Recently I received four critiques of a first chapter of a romance and each critiquer had something different to say. What became clear is the beginning of the story is very important. Below are some of the elements they said make a beginning compelling.
- Start with the character whose story it is. I have two characters with both male and female points of view shown in the first chapter. One author recommended starting with the female character point of view, because most romances are about women and readers want the female point of view. Another author said it didn’t make any difference if the reader could identify with the male character and the female character.
- Start with action where something is already happening, but first introduce the character and show him in everyday life before throwing him into conflict.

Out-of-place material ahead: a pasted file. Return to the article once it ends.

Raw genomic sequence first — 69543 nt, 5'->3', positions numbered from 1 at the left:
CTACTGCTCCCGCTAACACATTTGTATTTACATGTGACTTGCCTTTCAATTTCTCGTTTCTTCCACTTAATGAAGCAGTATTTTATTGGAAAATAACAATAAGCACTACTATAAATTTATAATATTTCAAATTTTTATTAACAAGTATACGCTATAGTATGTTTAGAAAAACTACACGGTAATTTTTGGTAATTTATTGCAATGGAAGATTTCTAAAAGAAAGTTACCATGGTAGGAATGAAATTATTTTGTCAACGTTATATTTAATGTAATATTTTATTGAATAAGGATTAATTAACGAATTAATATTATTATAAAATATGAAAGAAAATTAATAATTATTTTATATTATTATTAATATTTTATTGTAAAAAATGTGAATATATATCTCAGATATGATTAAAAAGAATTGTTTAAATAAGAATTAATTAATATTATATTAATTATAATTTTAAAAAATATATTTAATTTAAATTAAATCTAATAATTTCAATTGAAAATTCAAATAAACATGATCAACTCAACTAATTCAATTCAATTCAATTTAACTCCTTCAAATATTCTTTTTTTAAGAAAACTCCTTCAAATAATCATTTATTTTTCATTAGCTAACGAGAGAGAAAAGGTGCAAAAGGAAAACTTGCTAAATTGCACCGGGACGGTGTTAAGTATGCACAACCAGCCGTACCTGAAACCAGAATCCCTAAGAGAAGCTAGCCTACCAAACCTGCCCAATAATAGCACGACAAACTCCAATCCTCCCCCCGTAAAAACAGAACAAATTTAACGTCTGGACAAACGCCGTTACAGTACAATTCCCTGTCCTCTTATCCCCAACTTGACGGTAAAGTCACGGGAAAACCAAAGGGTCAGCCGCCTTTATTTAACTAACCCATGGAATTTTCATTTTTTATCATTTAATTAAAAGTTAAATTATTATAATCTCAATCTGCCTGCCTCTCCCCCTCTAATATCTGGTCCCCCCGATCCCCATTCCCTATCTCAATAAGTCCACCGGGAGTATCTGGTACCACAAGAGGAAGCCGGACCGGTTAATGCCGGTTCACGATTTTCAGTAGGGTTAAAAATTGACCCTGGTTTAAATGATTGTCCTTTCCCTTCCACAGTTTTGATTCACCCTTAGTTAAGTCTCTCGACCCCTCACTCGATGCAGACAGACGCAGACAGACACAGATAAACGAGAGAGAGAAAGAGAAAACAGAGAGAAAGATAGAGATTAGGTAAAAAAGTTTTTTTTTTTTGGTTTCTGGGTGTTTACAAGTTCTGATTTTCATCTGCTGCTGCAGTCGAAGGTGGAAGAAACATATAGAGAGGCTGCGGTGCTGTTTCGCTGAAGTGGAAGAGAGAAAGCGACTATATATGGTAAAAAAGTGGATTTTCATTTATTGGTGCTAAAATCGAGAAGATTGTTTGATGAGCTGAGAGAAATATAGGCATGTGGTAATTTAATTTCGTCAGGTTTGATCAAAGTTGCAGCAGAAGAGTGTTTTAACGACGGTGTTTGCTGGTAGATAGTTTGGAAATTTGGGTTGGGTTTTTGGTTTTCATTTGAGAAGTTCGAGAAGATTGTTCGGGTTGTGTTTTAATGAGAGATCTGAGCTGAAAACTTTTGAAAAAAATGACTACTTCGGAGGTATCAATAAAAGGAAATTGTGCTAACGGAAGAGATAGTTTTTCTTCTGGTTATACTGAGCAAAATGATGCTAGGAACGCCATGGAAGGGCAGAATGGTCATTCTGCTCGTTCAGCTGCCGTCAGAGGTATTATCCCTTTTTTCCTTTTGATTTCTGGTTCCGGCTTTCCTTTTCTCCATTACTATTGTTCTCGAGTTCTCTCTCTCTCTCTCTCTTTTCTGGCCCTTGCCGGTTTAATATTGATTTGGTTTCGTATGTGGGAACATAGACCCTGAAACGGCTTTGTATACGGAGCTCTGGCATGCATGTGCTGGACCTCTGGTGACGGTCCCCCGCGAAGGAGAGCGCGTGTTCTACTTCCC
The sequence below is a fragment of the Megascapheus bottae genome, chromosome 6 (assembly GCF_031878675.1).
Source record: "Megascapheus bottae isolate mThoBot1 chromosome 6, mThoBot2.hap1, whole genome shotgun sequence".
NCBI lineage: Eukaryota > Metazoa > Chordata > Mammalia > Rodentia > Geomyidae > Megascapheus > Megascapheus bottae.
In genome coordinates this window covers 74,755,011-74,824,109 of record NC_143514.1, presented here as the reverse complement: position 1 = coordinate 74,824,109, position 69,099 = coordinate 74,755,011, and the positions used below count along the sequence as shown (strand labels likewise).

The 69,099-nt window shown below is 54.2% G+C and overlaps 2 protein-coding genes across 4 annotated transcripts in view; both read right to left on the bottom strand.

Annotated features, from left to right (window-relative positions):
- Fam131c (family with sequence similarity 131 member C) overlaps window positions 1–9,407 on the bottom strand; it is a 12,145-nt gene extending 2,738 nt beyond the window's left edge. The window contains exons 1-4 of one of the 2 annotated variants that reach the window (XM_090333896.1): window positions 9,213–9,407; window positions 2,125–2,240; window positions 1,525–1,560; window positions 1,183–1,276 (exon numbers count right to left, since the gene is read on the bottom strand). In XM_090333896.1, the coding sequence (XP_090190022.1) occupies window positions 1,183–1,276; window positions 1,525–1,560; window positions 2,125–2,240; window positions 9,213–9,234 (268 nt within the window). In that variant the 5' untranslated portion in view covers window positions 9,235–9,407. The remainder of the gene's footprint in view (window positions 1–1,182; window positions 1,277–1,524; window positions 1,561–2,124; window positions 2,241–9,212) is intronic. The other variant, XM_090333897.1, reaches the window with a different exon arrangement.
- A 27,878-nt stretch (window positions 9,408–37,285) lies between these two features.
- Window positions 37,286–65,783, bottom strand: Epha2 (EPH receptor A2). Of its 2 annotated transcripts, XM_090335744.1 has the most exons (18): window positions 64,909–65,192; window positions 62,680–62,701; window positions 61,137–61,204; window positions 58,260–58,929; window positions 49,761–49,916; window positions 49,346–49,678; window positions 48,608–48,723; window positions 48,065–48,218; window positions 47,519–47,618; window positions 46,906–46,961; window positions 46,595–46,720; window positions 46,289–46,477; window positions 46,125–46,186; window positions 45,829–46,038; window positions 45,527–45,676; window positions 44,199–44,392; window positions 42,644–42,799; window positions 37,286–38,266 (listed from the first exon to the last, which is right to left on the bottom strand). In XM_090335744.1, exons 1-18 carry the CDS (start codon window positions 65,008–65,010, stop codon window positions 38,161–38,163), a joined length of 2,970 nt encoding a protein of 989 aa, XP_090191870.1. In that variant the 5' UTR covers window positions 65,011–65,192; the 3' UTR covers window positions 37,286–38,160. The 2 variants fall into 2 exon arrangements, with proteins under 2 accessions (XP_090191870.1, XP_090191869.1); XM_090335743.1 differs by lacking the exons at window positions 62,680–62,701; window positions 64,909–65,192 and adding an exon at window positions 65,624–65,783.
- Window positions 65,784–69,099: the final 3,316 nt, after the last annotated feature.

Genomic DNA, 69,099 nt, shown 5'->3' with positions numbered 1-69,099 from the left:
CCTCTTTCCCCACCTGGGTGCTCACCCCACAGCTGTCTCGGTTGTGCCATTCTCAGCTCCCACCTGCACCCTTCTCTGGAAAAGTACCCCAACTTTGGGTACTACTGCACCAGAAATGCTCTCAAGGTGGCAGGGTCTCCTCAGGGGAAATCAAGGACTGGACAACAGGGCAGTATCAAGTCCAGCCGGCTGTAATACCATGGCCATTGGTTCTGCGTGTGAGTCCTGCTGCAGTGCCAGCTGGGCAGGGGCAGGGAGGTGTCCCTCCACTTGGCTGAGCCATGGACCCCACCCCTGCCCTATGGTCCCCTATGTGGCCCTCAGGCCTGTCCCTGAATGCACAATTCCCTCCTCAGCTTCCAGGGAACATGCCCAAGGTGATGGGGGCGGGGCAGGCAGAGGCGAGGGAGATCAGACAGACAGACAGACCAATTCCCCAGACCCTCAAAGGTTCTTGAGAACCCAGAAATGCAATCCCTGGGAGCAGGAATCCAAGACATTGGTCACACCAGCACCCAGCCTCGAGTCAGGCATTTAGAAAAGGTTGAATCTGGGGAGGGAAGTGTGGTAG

- Create a sympathetic character that a reader can bond with and care about. If they have negative traits show them doing something good by creating some “save the baby moments.”
- Create an opening filled with tension and conflict which prevents the main character from getting what he wants.
- Create a tone for the story. If you start with a funny first line, then don’t have the character at a funeral or watching a loved one die.
- Avoid back story dumps. Avoid giving everything away in the first paragraphs by adding a few sentences here and there throughout the book.
What can you add to this list? What makes you stop reading a chapter?